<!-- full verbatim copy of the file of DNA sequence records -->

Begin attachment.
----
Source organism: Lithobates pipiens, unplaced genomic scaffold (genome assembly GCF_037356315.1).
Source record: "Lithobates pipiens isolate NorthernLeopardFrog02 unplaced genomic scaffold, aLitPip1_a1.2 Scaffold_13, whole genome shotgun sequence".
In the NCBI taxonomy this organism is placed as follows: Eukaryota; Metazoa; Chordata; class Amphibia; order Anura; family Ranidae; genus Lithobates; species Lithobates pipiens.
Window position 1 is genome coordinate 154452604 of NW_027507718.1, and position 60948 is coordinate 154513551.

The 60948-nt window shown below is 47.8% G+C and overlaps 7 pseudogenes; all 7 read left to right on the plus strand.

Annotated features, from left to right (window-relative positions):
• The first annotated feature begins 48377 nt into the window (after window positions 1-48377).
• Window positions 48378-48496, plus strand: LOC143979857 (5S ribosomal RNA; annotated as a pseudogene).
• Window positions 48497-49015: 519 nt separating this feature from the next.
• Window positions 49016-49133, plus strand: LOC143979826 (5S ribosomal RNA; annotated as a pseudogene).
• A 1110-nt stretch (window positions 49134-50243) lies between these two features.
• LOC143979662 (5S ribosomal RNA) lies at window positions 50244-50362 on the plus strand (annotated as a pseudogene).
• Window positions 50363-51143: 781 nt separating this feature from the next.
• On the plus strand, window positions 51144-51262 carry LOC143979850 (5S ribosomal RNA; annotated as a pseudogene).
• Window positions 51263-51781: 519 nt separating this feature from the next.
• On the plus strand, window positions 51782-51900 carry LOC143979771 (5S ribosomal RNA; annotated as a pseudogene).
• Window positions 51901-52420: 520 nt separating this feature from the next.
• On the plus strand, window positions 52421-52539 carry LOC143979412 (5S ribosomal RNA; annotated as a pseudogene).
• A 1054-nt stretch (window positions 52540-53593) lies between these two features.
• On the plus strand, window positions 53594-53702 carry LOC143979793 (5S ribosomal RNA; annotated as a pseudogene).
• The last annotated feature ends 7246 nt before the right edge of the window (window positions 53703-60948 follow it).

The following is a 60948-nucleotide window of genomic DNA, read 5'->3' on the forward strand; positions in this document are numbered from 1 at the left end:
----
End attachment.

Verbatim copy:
Source organism: Lithobates pipiens, unplaced genomic scaffold (genome assembly GCF_037356315.1).
Source record: "Lithobates pipiens isolate NorthernLeopardFrog02 unplaced genomic scaffold, aLitPip1_a1.2 Scaffold_13, whole genome shotgun sequence".
In the NCBI taxonomy this organism is placed as follows: Eukaryota; Metazoa; Chordata; class Amphibia; order Anura; family Ranidae; genus Lithobates; species Lithobates pipiens.
Window position 1 is genome coordinate 154452604 of NW_027507718.1, and position 60948 is coordinate 154513551.

The 60948-nt window shown below is 47.8% G+C and overlaps 7 pseudogenes; all 7 read left to right on the plus strand.

Annotated features, from left to right (window-relative positions):
• The first annotated feature begins 48377 nt into the window (after window positions 1-48377).
• Window positions 48378-48496, plus strand: LOC143979857 (5S ribosomal RNA; annotated as a pseudogene).
• Window positions 48497-49015: 519 nt separating this feature from the next.
• Window positions 49016-49133, plus strand: LOC143979826 (5S ribosomal RNA; annotated as a pseudogene).
• A 1110-nt stretch (window positions 49134-50243) lies between these two features.
• LOC143979662 (5S ribosomal RNA) lies at window positions 50244-50362 on the plus strand (annotated as a pseudogene).
• Window positions 50363-51143: 781 nt separating this feature from the next.
• On the plus strand, window positions 51144-51262 carry LOC143979850 (5S ribosomal RNA; annotated as a pseudogene).
• Window positions 51263-51781: 519 nt separating this feature from the next.
• On the plus strand, window positions 51782-51900 carry LOC143979771 (5S ribosomal RNA; annotated as a pseudogene).
• Window positions 51901-52420: 520 nt separating this feature from the next.
• On the plus strand, window positions 52421-52539 carry LOC143979412 (5S ribosomal RNA; annotated as a pseudogene).
• A 1054-nt stretch (window positions 52540-53593) lies between these two features.
• On the plus strand, window positions 53594-53702 carry LOC143979793 (5S ribosomal RNA; annotated as a pseudogene).
• The last annotated feature ends 7246 nt before the right edge of the window (window positions 53703-60948 follow it).

The following is a 60948-nucleotide window of genomic DNA, read 5'->3' on the forward strand; positions in this document are numbered from 1 at the left end: